Title:
Potable water heater
Kind Code:
A1


Abstract:
A water heater for heating potable water used in a boat or vehicle. Exhaust heated by the burner of the water heater is discharged from the burner and is conveyed through an exhaust duct which extends through a water jacket surrounding the burner and which water jacket holds the potable water to be heated. The potable water is heated by the burner and also by the hot exhaust gases in the exhaust duct. Operating components are accessible from one end of the water heater.



Inventors:
Robinson, Edgar C. (Vancouver, CA)
Application Number:
10/848780
Publication Date:
11/24/2005
Filing Date:
05/18/2004
Assignee:
INTERNATIONAL THERMAL INVESTMENTS LTD.
Primary Class:
International Classes:
F24D1/04; F24D3/08; F24H1/22; F24H1/28; (IPC1-7): F24D1/04
View Patent Images:
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Primary Examiner:
MASHRUWALA, NIKHIL P
Attorney, Agent or Firm:
JOHN RUSSELL UREN (Richmond, BC, CA)
Claims:
1. A hot water heating system for heating potable water, said heater being diesel powered and comprising a burner, an exhaust stack carrying hot exhaust emanating from said burner, a water jacket surrounding said burner for carrying potable water and being enclosed by an outer periphery, said exhaust stack running from said burner through said water jacket, said exhaust stack carrying said hot exhaust through said water jacket and discharging said hot exhaust from said outer periphery of said water jacket.

2. A hot water heater as in claim 1 wherein said exhaust stack has a rectangular cross-sectional configuration.

3. A hot water heater as in claim 1 wherein said exhaust stack is circular.

4. A hot water heater as in claim 1 wherein said exhaust makes a single pass through said water jacket before discharge from said outer periphery of said water jacket.

5. A hot water heater as in claim 1 wherein said exhaust makes at least two passes through said water jacket before discharge of said exhaust from said outer periphery of said water jacket.

6. A hot water heater as in claim 1 wherein said exhaust stack contacts said liquid within said water jacket on all sides of said exhaust stack.

7. A hot water jacket as in claim 1 wherein said exhaust stack contacts said liquid within said water jacket on at least one side of said exhaust stack

8. A hot water heating system as in claim 1 wherein said heater is used for boats or vehicles.

9. A hot water heating system as in claim 1 and further comprising operating components associated with said heating system and being located within a housing which housing surrounds said burner, said operating components being located at and accessible from one end of said heating system upon removal of a portion of said housing.

10. A hot water heating system as in claim 9 wherein said operating components include a burner assembly, a compressor, a combustion fan and a fuel pump.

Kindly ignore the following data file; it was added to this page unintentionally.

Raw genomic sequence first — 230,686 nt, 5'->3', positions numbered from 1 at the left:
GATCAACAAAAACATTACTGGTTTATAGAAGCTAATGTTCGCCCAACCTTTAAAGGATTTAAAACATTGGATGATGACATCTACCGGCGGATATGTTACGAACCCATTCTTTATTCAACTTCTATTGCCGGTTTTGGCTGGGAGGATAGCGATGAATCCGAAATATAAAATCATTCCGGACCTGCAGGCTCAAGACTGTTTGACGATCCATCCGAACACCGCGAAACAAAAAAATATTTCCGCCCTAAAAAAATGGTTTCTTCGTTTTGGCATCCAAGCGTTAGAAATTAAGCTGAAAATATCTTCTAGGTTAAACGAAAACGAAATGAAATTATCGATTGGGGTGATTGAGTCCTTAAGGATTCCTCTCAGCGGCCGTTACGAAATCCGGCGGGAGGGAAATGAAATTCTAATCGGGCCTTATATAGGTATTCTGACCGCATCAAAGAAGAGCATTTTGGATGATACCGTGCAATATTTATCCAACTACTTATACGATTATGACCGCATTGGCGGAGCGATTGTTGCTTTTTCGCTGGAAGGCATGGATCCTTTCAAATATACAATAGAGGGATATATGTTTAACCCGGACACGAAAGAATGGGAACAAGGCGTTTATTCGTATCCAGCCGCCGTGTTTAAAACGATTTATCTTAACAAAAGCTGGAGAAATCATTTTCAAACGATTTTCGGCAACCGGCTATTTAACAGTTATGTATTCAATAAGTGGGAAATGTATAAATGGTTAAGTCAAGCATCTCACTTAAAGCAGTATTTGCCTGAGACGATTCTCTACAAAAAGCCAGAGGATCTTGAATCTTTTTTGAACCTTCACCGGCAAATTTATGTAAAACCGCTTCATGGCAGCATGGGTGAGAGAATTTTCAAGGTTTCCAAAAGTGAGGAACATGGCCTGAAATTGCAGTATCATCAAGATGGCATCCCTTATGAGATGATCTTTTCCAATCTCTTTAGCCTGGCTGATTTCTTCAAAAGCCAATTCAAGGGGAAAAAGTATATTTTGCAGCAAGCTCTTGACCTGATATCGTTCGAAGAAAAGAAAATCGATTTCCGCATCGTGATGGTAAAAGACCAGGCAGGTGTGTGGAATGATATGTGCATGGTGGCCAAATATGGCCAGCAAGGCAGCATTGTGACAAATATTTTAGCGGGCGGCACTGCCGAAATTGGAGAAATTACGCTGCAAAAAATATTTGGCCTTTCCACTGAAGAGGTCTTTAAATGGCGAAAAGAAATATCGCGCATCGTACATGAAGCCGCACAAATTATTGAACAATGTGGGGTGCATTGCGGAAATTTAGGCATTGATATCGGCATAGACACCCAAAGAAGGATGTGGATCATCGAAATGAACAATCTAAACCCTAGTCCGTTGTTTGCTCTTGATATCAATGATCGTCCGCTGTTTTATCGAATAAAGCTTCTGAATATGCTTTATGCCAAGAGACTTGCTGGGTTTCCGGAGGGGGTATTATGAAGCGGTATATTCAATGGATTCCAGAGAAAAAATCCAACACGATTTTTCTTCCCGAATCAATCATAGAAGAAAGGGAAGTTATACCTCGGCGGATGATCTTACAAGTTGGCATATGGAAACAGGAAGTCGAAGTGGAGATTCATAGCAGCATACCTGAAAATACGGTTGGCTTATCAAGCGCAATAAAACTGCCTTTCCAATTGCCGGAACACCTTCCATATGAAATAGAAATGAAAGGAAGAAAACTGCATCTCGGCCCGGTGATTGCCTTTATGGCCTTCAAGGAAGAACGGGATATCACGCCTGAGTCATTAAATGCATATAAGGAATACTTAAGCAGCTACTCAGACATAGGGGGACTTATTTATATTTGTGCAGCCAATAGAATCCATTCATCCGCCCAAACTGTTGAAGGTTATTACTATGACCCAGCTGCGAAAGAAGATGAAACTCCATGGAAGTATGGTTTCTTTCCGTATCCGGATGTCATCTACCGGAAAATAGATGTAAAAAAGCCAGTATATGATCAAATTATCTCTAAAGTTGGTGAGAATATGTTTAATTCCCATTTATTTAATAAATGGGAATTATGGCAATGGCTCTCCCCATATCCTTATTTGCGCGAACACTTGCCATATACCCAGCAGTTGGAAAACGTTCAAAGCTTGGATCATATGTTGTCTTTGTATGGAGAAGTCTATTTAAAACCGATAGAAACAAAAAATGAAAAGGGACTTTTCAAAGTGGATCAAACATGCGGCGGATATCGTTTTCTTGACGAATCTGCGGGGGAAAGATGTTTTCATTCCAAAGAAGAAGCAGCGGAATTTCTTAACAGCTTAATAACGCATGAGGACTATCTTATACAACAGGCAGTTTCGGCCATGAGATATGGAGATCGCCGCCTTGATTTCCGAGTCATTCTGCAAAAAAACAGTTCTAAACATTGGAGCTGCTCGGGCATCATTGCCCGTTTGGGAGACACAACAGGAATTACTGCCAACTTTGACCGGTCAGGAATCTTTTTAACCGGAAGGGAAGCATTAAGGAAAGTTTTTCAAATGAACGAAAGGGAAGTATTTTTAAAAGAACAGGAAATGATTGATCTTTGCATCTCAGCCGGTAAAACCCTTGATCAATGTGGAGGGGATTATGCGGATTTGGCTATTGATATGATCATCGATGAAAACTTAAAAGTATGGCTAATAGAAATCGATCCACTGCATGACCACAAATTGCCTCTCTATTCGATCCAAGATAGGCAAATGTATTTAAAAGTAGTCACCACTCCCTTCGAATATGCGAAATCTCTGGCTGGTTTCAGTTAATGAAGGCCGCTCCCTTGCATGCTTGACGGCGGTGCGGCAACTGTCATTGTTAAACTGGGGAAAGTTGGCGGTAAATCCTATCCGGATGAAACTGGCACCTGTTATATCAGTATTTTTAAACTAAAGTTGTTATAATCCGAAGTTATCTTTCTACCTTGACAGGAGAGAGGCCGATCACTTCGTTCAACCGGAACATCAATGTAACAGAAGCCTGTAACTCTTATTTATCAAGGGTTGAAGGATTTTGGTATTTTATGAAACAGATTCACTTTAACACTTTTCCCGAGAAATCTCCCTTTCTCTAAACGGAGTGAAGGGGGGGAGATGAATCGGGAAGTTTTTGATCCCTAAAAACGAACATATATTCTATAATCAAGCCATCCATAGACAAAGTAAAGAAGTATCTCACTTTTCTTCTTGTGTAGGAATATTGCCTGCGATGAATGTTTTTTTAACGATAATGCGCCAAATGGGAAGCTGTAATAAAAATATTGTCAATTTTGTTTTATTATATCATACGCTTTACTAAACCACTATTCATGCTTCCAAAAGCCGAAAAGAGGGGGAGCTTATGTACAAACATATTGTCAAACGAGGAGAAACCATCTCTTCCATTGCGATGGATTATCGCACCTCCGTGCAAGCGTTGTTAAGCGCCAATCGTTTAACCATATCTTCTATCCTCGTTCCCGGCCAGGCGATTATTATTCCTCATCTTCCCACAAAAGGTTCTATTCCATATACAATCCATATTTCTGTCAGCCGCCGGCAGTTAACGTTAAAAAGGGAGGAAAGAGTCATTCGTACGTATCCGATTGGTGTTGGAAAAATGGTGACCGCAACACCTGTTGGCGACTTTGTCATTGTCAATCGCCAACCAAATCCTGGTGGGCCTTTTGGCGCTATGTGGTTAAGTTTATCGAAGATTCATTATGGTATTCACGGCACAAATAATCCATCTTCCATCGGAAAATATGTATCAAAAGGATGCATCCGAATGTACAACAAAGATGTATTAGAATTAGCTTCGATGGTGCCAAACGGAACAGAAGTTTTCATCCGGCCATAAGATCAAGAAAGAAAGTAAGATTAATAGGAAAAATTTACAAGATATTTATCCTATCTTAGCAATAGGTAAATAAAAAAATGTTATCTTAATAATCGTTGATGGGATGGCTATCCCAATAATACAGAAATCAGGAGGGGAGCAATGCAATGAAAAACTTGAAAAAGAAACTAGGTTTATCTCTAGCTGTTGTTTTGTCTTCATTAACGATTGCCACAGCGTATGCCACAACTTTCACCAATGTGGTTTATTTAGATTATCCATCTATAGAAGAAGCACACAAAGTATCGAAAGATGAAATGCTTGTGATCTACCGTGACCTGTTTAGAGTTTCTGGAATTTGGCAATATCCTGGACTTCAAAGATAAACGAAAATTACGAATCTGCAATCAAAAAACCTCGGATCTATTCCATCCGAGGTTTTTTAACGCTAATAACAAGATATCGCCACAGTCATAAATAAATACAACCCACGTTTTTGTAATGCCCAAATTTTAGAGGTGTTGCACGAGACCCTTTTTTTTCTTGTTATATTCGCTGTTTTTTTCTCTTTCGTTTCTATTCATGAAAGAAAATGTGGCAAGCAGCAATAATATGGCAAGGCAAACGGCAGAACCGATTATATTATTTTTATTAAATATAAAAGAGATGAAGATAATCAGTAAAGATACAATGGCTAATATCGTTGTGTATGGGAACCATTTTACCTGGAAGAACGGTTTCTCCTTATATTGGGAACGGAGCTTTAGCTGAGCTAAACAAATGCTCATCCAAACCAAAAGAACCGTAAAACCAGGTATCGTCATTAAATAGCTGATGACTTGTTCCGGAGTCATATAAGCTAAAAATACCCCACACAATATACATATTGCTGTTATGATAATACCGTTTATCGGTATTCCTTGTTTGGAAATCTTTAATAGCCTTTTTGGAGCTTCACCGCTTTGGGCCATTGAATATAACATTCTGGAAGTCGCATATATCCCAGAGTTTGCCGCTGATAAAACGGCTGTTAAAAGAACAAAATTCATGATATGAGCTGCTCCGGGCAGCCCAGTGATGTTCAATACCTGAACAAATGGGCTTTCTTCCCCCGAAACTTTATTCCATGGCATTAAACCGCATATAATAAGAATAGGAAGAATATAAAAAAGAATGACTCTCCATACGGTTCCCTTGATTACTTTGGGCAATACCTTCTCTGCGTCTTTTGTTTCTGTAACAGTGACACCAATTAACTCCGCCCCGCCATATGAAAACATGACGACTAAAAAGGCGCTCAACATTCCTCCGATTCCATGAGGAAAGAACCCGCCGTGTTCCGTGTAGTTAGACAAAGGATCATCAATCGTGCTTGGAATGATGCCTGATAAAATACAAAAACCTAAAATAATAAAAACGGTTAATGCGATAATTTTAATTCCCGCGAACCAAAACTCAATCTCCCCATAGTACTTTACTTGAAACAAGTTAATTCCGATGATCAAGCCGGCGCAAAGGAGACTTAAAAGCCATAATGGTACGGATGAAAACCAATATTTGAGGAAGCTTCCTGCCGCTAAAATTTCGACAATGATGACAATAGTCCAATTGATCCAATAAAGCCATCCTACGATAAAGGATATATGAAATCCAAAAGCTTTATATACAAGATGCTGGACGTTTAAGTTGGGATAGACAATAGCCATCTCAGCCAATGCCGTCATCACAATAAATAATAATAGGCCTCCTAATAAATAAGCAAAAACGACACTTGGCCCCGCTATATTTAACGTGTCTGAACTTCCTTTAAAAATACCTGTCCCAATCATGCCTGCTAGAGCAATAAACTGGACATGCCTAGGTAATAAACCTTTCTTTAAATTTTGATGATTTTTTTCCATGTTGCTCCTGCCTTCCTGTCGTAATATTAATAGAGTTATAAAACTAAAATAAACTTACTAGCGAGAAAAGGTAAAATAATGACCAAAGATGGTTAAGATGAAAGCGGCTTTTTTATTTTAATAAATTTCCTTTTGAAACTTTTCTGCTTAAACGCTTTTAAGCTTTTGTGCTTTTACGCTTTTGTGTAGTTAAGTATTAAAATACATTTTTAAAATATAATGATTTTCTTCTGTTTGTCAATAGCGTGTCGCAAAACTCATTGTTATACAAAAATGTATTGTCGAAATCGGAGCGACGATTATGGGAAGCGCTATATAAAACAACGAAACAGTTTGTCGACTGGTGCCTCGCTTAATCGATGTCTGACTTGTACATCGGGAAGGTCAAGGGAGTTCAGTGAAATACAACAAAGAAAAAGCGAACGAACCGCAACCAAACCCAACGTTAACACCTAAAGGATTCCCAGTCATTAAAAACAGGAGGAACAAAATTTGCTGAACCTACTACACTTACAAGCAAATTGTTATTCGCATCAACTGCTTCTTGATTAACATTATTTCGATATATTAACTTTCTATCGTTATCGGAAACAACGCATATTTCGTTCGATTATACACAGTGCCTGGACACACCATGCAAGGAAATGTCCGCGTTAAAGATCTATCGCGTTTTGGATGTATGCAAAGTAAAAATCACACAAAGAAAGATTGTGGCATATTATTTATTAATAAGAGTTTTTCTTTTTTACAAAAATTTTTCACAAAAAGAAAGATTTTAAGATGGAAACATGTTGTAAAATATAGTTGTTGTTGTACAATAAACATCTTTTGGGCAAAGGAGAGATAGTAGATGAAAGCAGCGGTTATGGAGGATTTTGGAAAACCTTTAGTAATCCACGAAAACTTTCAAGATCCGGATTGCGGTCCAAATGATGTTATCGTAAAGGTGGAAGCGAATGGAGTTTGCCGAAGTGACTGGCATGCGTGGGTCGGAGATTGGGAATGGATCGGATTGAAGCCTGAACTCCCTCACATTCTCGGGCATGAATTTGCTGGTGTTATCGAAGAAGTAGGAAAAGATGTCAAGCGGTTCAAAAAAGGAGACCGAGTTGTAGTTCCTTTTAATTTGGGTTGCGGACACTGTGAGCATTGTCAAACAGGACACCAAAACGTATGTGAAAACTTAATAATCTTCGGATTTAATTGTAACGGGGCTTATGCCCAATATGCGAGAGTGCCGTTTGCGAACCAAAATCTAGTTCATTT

11. A hot water heating system as in claim 10 and further comprising a hot water outlet and a cold water inlet located on said one end of said heating system.

12. A hot water heating system with a burner and operating components associated with said burner, said burner and said operating components being located within a housing, said operating components being located at and accessible form one end of said heating system upon removal of a portion of said housing.

13. A hot water heating system as in claim 12 wherein said operating components include a burner assembly, a compressor, a combustion fan and a fuel pump.

14. A hot water heating system as in claim 13 and further comprising a hot water outlet and a cold water inlet located at said one end of said heating system.

15. A hot water heating system as in claim 1 and further comprising a zone heater operably connected to said hot water heating system through a heat exchanger.

16. A hot water heating system as in claim 1 wherein said potable water is circulated through said heat exchanger by a first pump and wherein coolant is circulated through said zone heater and said heat exchanger by a second pump.

17. A hot water heating system as in claim 16 and further comprising a thermostat operably connected to said zone heater to initiate operation of said zone heater when said thermostat includes a zone temperature below a predetermined value.

18. A hot water heating system as in claim 17 and further comprising a first aquastat associated with said zone heater to initiate and to terminate operation of a fan associated with said zone heater.

19. A hot water heating system as in claim 18 and further comprising an aquastat associated with said potable water circulated through said heat exchanger, said aquastat terminating operation of said first pump when said aquastat measures a temperature which has fallen below a predetermined value.